Plastic Surgery for Cut-Prone Fighters

The New York Times has an article up focusing on Dr. Frank Stile's procedures that helped Marcus Davis and Nick Diaz be less prone to cutting:

In 16 years as a professional boxer and mixed martial arts fighter, Marcus Davis has received stitches above his eyes 77 times. The cuts have affected him: doctors have stopped fights, and his battered face, he says, has influenced judges’ decisions.

Last summer, Davis, 35, contacted a plastic surgeon in Las Vegas. He wanted to make his skin less prone to cutting. The surgeon, Dr. Frank Stile, burred down the bones around Davis’s eye sockets. He also removed scar tissue around his eyes and replaced it with collagen made from the skin of cadavers.

Now, at least in theory, when Davis takes a blow to the face, he will be less likely to bleed.



 [Nick Diaz] sustained cuts above each eye during the first round of a 2007 title bout, the referees stopped the fight, fearing the blood would affect his vision. Facing the prospect of being cut again and potentially losing another crack at a title, Diaz went to Stile for plastic surgery.

Since the surgery, Diaz has won his last five fights. He has sparred countless times in the gym and has not had a "serious cut," Cesar Gracie, Diaz’s coach and manager, said.

They also mentioned a few concerns on the ethical implications of leaning towards surgery in the sport of MMA:

"Where do you stop?" said Dr. Sherry Wulkan, a ringside physician who works for the New York and New Jersey state athletic control boards.

Stile, however, emphasized that the surgery he performed on Davis and Diaz "is not enhancement.. It levels the playing field," he said. "It gives them the ability to be like they were never cut before."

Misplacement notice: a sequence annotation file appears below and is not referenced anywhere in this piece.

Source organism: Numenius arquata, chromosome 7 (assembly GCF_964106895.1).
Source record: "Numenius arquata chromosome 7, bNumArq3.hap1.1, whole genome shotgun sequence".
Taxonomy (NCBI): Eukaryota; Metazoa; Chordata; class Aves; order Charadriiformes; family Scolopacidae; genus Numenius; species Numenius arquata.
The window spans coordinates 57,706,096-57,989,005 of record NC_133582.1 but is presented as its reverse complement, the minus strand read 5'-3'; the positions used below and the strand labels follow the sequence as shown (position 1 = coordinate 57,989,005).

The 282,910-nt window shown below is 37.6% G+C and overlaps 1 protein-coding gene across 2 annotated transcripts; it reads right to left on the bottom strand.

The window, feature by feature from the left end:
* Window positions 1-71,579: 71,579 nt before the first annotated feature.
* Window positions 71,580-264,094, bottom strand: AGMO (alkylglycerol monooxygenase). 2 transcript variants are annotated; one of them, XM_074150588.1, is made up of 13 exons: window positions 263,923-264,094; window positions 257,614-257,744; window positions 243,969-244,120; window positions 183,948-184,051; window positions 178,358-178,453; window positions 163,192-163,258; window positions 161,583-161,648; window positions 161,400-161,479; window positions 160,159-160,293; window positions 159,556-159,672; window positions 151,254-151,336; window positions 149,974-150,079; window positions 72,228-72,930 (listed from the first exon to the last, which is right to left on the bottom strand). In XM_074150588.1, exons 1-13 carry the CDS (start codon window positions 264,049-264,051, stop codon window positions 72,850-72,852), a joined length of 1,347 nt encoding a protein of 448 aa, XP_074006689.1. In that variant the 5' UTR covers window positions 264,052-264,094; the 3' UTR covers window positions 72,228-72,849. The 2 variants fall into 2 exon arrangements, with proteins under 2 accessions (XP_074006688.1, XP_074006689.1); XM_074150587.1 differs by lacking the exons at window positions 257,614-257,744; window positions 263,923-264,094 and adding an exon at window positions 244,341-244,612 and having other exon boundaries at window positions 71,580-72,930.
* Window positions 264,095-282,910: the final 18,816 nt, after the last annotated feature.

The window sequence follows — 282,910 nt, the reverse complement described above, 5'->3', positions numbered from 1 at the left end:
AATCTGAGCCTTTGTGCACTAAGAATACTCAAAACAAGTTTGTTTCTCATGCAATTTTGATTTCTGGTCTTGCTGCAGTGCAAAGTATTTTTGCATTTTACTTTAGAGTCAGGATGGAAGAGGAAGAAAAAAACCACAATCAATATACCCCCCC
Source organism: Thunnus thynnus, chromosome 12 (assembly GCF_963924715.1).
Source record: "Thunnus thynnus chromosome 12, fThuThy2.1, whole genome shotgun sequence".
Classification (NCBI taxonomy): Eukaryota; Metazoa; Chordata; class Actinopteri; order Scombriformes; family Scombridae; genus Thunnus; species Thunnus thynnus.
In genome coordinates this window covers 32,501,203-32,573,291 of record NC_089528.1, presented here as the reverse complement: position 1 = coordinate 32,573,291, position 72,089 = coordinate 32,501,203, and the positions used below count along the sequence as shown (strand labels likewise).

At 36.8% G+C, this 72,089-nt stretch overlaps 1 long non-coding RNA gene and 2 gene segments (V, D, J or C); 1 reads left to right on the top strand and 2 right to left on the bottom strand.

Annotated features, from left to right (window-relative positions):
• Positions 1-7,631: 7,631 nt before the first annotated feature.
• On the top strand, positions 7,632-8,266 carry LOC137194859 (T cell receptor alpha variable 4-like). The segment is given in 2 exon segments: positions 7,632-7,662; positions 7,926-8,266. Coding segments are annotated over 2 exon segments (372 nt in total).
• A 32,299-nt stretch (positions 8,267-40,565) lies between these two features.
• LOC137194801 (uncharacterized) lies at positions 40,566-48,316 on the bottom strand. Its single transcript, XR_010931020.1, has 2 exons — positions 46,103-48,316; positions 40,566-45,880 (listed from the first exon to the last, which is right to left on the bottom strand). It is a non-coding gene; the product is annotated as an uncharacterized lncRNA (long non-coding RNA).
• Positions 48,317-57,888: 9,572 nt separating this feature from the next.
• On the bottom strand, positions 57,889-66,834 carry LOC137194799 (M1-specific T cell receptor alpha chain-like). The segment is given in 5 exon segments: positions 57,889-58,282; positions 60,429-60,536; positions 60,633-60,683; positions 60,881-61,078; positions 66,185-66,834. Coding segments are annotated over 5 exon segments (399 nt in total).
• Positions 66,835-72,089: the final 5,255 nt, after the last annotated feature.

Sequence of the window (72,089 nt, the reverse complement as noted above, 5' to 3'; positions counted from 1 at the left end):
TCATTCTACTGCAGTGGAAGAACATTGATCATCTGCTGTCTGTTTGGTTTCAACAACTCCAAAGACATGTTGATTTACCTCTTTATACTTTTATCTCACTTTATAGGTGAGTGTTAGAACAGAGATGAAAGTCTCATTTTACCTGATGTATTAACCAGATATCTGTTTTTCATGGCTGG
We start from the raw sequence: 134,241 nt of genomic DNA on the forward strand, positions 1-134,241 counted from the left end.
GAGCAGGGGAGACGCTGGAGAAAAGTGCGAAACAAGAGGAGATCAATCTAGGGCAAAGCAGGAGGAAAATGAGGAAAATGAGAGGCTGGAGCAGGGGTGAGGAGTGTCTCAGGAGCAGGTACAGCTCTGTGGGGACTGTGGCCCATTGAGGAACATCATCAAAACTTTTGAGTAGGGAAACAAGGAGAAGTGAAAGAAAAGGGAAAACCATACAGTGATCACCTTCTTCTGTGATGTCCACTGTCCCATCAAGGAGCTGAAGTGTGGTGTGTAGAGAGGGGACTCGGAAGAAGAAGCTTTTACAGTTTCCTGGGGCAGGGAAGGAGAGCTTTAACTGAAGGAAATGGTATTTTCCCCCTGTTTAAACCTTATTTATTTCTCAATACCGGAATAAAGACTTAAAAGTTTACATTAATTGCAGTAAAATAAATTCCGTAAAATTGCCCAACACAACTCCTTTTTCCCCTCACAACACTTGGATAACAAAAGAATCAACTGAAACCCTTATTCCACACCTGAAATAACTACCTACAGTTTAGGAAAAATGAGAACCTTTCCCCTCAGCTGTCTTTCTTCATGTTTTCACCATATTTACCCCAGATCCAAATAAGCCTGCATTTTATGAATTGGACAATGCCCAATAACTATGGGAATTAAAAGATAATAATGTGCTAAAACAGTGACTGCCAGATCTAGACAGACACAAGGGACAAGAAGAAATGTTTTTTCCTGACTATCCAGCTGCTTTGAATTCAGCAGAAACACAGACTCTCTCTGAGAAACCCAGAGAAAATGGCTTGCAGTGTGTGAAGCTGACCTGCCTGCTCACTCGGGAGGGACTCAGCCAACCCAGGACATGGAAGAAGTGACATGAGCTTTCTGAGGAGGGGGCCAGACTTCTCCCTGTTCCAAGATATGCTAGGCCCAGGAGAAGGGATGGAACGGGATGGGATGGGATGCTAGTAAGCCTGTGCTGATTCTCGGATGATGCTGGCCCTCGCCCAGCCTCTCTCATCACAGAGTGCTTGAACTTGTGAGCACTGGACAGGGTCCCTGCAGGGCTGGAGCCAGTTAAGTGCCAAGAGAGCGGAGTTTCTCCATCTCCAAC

"Surgery isn’t for everyone, but if it helps them, more power to them," said Marc Ratner, the U.F.C.’s vice president for regulatory affairs and a former executive director of the Nevada State Athletic Commission.

There has already been quite a few debates and discussions on the ethical issues of electing for surgery, but i think this should also be a reason to start addressing the reasons why people like Marcus Davis and others have that much unstable scar tissue:

"The issue", Stile said, "is not the fact that they cut; it’s that after they cut, their wounds are not treated appropriately."

Cutting alone does not produce the type of scarring that plagued Diaz and Davis, doctors said. A contributing factor, doctors and mixed martial arts fighters said, is that the fighters sometimes receive suturing that is not suitable for athletes in a combat sport.

Another problem is that fighters tend to return to competition and practice too soon after injuries. Davis said money was a driving force. "This is my job," he said. "I have four kids. I don’t have a choice."

Personally, I don't consider that kind of surgery as "performance enhancing". I see repairing scar tissue to be on the lines of people have surgeries to correct their eye sight, or to repair other injuries like broken hands. I don't think it gives you an unfair advantage, I just see it as a damaged body part that needs to be fixed.

That being said, I think the bigger and more important issue here is addressing the reasons that causes scar tissue to be that unstable. Before entering MMA, Marcus Davis has had a long boxing career, and may it be because monetary problems or maybe just being uninformed, but he didn't get to treat his injuries on the most efficient way possible. If people know and understand the causes, they'd get the importance of treating cuts properly thus lessening the need to get that $7500 surgery.

As the doc said, "These MMA guys get such deep lacerations", so they should learn how to treat it the right way.

\The FanPosts are solely the subjective opinions of Bloody Elbow readers and do not necessarily reflect the views of Bloody Elbow editors or staff.

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